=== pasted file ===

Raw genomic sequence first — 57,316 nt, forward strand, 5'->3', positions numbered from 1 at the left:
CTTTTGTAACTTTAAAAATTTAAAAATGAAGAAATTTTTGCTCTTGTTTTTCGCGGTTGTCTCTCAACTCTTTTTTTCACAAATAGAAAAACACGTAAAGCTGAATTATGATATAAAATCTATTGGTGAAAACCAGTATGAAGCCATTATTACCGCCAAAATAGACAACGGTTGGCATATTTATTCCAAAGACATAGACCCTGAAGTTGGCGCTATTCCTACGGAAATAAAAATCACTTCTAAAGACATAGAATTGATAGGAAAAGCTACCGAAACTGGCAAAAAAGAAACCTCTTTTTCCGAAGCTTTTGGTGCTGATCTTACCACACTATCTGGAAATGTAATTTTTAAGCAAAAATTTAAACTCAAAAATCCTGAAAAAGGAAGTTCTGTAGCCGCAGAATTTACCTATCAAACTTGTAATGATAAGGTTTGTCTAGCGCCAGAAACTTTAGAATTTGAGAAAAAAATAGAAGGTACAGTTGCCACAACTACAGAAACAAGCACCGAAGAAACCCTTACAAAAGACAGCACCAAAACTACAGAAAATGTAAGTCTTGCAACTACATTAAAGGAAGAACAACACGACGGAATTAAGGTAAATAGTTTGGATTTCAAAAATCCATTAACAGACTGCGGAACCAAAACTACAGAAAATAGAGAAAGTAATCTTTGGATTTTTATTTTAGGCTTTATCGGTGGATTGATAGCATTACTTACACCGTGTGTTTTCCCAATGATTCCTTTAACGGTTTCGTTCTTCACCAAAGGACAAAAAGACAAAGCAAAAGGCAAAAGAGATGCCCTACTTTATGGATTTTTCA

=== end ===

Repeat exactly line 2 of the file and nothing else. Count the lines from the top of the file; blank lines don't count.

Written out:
CTTTTGTAACTTTAAAAATTTAAAAATGAAGAAATTTTTGCTCTTGTTTTTCGCGGTTGTCTCTCAACTCTTTTTTTCACAAATAGAAAAACACGTAAAGCTGAATTATGATATAAAATCTATTGGTGAAAACCAGTATGAAGCCATTATTACCGCCAAAATAGACAACGGTTGGCATATTTATTCCAAAGACATAGACCCTGAAGTTGGCGCTATTCCTACGGAAATAAAAATCACTTCTAAAGACATAGAATTGATAGGAAAAGCTACCGAAACTGGCAAAAAAGAAACCTCTTTTTCCGAAGCTTTTGGTGCTGATCTTACCACACTATCTGGAAATGTAATTTTTAAGCAAAAATTTAAACTCAAAAATCCTGAAAAAGGAAGTTCTGTAGCCGCAGAATTTACCTATCAAACTTGTAATGATAAGGTTTGTCTAGCGCCAGAAACTTTAGAATTTGAGAAAAAAATAGAAGGTACAGTTGCCACAACTACAGAAACAAGCACCGAAGAAACCCTTACAAAAGACAGCACCAAAACTACAGAAAATGTAAGTCTTGCAACTACATTAAAGGAAGAACAACACGACGGAATTAAGGTAAATAGTTTGGATTTCAAAAATCCATTAACAGACTGCGGAACCAAAACTACAGAAAATAGAGAAAGTAATCTTTGGATTTTTATTTTAGGCTTTATCGGTGGATTGATAGCATTACTTACACCGTGTGTTTTCCCAATGATTCCTTTAACGGTTTCGTTCTTCACCAAAGGACAAAAAGACAAAGCAAAAGGCAAAAGAGATGCCCTACTTTATGGATTTTTCA